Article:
A security glitch with the new version of Firefox raises questions about its future. - 

Firefox had to yank the new Firefox 16 this week because of a security problem. The flaw could have let hackers see a user’s browsing history. Firefox has issued a patch, but it’s still not out of the woods. 

Now, I use Firefox. I’ve resisted the allure of Google’s shiny Chrome browser because I’m worried about privacy. I ignore the catcalls that I'm not cool because I use Firefox. I’ve never been cool. Why start now? But this security glitch has me spooked.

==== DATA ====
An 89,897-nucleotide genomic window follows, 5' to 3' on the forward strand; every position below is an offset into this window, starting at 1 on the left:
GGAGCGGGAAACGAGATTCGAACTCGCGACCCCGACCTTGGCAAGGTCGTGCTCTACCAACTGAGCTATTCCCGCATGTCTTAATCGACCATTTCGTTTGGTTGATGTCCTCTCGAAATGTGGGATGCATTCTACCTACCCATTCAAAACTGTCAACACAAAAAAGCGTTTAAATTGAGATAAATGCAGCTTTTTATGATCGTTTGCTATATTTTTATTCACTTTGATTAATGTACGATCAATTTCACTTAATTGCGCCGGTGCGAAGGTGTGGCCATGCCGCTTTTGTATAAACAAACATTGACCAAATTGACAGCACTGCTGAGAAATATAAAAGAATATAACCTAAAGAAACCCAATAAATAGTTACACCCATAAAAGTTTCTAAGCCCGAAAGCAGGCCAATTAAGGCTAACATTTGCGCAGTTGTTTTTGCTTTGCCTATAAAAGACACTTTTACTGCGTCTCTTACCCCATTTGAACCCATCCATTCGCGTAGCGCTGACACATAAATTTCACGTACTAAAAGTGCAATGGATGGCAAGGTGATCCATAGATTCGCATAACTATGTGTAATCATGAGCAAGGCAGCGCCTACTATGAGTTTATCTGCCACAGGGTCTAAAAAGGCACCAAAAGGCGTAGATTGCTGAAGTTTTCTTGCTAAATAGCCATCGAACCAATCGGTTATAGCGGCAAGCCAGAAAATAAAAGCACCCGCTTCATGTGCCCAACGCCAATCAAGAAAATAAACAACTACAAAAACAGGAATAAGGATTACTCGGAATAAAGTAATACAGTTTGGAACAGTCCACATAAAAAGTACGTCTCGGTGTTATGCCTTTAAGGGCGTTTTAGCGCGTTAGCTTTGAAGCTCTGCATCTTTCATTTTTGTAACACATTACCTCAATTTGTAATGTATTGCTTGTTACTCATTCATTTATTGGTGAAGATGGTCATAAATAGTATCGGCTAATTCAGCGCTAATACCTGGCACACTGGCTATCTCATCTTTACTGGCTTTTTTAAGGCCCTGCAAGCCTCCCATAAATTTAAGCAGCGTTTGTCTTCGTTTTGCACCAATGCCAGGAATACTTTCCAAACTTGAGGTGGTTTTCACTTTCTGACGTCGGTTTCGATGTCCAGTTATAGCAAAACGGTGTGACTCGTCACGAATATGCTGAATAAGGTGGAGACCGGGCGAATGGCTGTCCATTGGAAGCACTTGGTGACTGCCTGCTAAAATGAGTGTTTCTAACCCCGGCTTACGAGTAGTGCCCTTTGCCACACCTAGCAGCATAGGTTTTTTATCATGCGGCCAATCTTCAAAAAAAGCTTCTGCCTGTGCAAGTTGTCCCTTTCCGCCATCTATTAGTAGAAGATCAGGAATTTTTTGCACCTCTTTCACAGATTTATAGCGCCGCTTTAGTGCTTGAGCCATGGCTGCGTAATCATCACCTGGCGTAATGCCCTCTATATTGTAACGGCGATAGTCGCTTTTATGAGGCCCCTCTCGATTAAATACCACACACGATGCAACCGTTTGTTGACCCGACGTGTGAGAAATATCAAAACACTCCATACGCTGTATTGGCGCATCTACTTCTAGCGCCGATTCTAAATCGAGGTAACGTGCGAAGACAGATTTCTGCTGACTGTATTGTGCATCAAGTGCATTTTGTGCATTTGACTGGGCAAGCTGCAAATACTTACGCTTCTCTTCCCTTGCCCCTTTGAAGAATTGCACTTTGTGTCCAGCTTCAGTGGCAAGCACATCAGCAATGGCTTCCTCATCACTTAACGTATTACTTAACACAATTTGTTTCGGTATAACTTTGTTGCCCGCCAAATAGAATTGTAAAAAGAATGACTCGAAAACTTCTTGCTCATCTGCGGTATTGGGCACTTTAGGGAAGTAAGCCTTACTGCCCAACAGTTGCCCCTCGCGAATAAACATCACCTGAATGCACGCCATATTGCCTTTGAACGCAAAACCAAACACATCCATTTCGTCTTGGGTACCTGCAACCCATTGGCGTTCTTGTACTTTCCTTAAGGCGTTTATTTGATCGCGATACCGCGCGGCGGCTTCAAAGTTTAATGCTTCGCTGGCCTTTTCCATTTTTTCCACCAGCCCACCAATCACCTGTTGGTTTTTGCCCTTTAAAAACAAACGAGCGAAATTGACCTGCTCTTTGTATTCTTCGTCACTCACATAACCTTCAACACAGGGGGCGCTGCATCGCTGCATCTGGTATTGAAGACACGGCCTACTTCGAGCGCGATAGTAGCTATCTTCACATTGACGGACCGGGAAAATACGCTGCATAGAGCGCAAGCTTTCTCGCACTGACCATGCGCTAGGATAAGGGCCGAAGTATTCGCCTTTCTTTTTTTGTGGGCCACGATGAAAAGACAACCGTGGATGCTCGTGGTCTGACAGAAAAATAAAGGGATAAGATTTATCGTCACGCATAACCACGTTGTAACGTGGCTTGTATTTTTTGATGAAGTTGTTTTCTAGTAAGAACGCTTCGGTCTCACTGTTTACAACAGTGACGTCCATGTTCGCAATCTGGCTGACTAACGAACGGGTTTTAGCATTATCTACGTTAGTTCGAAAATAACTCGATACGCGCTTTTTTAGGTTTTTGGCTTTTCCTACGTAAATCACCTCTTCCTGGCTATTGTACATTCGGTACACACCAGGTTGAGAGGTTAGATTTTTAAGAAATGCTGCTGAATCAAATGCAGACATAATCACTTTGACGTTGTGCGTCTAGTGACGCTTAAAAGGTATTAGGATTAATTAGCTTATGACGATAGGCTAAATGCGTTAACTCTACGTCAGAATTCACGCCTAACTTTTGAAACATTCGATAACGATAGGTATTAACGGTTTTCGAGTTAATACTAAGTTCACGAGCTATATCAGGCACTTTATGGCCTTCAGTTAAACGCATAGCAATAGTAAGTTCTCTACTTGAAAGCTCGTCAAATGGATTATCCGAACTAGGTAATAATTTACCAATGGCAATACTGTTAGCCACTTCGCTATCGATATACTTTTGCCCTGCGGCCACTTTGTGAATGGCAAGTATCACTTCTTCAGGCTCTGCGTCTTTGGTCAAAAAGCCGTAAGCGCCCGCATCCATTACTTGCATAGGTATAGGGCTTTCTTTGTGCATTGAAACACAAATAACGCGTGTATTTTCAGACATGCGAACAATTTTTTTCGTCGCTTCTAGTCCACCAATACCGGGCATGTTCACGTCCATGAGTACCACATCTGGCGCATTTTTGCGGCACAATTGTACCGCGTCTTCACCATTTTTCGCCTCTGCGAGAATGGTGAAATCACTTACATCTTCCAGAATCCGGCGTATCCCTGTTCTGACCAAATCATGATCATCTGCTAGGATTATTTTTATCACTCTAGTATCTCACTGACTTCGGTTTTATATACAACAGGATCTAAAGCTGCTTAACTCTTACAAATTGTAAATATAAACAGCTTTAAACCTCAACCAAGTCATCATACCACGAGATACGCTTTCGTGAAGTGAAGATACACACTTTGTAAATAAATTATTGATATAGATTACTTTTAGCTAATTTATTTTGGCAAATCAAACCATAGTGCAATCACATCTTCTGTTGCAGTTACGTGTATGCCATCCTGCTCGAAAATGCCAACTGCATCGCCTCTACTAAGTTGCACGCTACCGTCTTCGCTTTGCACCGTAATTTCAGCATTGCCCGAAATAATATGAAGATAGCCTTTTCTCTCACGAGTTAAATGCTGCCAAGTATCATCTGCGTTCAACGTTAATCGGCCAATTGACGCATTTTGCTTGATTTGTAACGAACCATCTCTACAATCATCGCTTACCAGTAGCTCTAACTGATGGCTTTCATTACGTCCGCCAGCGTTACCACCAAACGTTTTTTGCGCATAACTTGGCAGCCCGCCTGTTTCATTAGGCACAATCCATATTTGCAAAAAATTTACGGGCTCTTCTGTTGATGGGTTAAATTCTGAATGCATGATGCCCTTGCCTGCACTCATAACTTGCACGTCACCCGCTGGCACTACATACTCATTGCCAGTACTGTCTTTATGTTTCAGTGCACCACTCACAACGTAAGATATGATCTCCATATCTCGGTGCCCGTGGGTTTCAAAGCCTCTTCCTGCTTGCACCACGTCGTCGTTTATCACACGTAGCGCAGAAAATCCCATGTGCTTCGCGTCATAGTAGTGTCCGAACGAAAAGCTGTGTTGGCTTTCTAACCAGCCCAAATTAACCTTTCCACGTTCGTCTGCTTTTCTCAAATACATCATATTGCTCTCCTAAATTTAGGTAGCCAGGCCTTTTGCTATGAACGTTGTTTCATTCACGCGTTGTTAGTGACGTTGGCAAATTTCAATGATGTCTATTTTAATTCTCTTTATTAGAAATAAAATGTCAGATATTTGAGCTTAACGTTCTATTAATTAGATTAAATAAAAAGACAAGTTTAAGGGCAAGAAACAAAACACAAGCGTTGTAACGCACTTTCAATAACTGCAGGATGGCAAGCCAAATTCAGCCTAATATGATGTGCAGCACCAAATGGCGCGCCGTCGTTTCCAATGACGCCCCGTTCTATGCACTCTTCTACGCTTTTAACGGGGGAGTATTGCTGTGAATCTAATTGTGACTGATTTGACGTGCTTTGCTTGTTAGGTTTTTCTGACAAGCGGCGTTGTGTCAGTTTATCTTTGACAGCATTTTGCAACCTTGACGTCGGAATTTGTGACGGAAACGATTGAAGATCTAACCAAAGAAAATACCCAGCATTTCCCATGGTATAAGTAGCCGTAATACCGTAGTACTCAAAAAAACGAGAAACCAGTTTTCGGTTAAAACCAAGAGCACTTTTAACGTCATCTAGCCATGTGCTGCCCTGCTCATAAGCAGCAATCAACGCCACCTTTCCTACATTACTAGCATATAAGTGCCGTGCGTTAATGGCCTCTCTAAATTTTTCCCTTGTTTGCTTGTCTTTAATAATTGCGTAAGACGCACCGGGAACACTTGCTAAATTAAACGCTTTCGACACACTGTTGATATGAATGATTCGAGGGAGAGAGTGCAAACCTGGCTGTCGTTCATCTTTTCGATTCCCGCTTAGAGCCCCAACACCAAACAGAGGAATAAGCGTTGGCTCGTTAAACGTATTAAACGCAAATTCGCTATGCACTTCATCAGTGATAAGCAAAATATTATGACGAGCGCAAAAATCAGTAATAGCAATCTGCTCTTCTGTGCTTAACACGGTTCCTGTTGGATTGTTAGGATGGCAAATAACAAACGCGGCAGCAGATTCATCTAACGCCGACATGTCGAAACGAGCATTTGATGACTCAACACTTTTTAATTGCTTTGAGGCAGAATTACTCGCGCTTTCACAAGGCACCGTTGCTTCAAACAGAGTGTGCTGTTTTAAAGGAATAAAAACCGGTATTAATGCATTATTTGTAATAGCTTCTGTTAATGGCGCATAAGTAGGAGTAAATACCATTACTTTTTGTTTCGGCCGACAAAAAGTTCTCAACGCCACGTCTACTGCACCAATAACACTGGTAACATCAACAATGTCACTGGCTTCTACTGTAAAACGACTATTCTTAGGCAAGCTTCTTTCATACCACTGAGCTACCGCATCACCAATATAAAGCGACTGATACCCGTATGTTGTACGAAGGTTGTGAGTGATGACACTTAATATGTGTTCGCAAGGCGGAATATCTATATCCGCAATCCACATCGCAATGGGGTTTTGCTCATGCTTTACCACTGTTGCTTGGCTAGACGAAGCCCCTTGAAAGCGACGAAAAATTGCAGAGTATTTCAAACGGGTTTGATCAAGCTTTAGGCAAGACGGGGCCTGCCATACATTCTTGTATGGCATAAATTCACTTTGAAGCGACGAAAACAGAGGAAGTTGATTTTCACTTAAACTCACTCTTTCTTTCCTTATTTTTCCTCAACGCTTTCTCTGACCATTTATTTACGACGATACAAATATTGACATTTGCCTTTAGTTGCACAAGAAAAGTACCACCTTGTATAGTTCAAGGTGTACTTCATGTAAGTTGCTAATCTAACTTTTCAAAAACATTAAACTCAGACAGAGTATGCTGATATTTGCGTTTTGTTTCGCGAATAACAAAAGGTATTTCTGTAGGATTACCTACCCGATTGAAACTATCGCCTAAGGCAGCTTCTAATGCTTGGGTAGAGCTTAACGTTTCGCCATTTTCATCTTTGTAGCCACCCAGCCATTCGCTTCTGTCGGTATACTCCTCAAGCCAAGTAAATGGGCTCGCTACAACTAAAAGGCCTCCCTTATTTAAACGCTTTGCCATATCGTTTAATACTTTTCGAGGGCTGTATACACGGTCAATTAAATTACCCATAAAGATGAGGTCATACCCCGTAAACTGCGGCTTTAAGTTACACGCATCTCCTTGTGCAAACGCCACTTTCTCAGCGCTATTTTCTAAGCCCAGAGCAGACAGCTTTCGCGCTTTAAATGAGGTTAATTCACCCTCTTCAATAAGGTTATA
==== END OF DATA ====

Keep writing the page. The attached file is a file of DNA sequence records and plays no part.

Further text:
Jeff Howe, who teaches multimedia journalism at Northeastern University, says he doesn’t think Firefox will lose a lot of users because of the flaw - that's because people hate to change browsers. “They would rather curse under their breath, have Firefox automatically provide the patch,” he says.

That’s probably what I’ll do, but Howe says Firefox can’t afford another big mistake.  Then there’s that coolness factor I mentioned.  Roger Kay, a tech analyst with Endpoint Technologies, says Firefox hasn’t realized that the computing market has changed. “It’s become more like an automobile market," he says. "Where it’s about consumer marketing and branding and style and things like that.”

Kay says Firefox has to get up to date, or die.